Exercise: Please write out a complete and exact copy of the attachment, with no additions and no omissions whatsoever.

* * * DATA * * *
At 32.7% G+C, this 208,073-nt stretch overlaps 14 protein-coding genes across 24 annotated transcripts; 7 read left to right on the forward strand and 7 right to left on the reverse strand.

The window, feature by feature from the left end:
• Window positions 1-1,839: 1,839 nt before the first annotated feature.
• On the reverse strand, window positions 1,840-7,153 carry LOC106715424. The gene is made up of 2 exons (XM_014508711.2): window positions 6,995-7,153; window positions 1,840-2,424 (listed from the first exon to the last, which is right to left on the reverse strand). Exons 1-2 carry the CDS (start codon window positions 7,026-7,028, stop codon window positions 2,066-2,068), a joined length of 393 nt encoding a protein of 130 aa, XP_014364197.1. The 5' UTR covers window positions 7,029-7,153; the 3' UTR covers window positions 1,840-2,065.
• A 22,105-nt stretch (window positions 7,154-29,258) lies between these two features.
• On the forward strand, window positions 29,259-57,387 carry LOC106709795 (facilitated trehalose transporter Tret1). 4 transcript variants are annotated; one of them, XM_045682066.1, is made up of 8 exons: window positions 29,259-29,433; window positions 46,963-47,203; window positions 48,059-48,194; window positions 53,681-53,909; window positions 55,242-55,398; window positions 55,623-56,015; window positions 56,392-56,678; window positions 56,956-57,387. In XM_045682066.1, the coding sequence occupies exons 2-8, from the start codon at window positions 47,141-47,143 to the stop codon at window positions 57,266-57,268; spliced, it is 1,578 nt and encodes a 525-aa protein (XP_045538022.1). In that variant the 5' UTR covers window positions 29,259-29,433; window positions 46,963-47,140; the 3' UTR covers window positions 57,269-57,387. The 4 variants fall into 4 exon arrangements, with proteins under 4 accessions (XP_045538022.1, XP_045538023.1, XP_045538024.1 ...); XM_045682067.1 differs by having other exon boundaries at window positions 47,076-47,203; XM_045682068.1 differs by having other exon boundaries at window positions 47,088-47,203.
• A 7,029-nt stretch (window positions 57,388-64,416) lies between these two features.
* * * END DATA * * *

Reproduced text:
At 32.7% G+C, this 208,073-nt stretch overlaps 14 protein-coding genes across 24 annotated transcripts; 7 read left to right on the forward strand and 7 right to left on the reverse strand.

The window, feature by feature from the left end:
• Window positions 1-1,839: 1,839 nt before the first annotated feature.
• On the reverse strand, window positions 1,840-7,153 carry LOC106715424. The gene is made up of 2 exons (XM_014508711.2): window positions 6,995-7,153; window positions 1,840-2,424 (listed from the first exon to the last, which is right to left on the reverse strand). Exons 1-2 carry the CDS (start codon window positions 7,026-7,028, stop codon window positions 2,066-2,068), a joined length of 393 nt encoding a protein of 130 aa, XP_014364197.1. The 5' UTR covers window positions 7,029-7,153; the 3' UTR covers window positions 1,840-2,065.
• A 22,105-nt stretch (window positions 7,154-29,258) lies between these two features.
• On the forward strand, window positions 29,259-57,387 carry LOC106709795 (facilitated trehalose transporter Tret1). 4 transcript variants are annotated; one of them, XM_045682066.1, is made up of 8 exons: window positions 29,259-29,433; window positions 46,963-47,203; window positions 48,059-48,194; window positions 53,681-53,909; window positions 55,242-55,398; window positions 55,623-56,015; window positions 56,392-56,678; window positions 56,956-57,387. In XM_045682066.1, the coding sequence occupies exons 2-8, from the start codon at window positions 47,141-47,143 to the stop codon at window positions 57,266-57,268; spliced, it is 1,578 nt and encodes a 525-aa protein (XP_045538022.1). In that variant the 5' UTR covers window positions 29,259-29,433; window positions 46,963-47,140; the 3' UTR covers window positions 57,269-57,387. The 4 variants fall into 4 exon arrangements, with proteins under 4 accessions (XP_045538022.1, XP_045538023.1, XP_045538024.1 ...); XM_045682067.1 differs by having other exon boundaries at window positions 47,076-47,203; XM_045682068.1 differs by having other exon boundaries at window positions 47,088-47,203.
• A 7,029-nt stretch (window positions 57,388-64,416) lies between these two features.